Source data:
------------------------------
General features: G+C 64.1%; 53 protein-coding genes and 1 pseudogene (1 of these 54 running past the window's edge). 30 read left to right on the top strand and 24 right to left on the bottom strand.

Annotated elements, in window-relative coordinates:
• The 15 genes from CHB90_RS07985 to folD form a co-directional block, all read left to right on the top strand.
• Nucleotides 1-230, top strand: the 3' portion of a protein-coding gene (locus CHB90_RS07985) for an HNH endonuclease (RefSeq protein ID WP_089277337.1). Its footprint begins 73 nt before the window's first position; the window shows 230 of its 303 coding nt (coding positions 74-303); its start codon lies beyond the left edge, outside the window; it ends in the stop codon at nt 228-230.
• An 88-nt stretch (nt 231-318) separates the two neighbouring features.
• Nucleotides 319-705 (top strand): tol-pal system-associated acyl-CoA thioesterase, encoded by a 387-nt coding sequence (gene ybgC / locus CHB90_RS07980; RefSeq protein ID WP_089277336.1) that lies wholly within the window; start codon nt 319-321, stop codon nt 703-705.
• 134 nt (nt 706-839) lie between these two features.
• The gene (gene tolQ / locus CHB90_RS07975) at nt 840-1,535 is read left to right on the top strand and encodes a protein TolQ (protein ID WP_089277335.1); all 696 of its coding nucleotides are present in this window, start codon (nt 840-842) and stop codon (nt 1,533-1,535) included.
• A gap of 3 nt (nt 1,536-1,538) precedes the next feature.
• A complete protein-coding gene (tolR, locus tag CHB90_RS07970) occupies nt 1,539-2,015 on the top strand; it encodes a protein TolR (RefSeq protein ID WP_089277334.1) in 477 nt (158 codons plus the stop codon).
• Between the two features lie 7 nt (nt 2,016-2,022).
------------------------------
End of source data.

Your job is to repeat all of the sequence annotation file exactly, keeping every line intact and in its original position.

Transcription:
General features: G+C 64.1%; 53 protein-coding genes and 1 pseudogene (1 of these 54 running past the window's edge). 30 read left to right on the top strand and 24 right to left on the bottom strand.

Annotated elements, in window-relative coordinates:
• The 15 genes from CHB90_RS07985 to folD form a co-directional block, all read left to right on the top strand.
• Nucleotides 1-230, top strand: the 3' portion of a protein-coding gene (locus CHB90_RS07985) for an HNH endonuclease (RefSeq protein ID WP_089277337.1). Its footprint begins 73 nt before the window's first position; the window shows 230 of its 303 coding nt (coding positions 74-303); its start codon lies beyond the left edge, outside the window; it ends in the stop codon at nt 228-230.
• An 88-nt stretch (nt 231-318) separates the two neighbouring features.
• Nucleotides 319-705 (top strand): tol-pal system-associated acyl-CoA thioesterase, encoded by a 387-nt coding sequence (gene ybgC / locus CHB90_RS07980; RefSeq protein ID WP_089277336.1) that lies wholly within the window; start codon nt 319-321, stop codon nt 703-705.
• 134 nt (nt 706-839) lie between these two features.
• The gene (gene tolQ / locus CHB90_RS07975) at nt 840-1,535 is read left to right on the top strand and encodes a protein TolQ (protein ID WP_089277335.1); all 696 of its coding nucleotides are present in this window, start codon (nt 840-842) and stop codon (nt 1,533-1,535) included.
• A gap of 3 nt (nt 1,536-1,538) precedes the next feature.
• A complete protein-coding gene (tolR, locus tag CHB90_RS07970) occupies nt 1,539-2,015 on the top strand; it encodes a protein TolR (RefSeq protein ID WP_089277334.1) in 477 nt (158 codons plus the stop codon).
• Between the two features lie 7 nt (nt 2,016-2,022).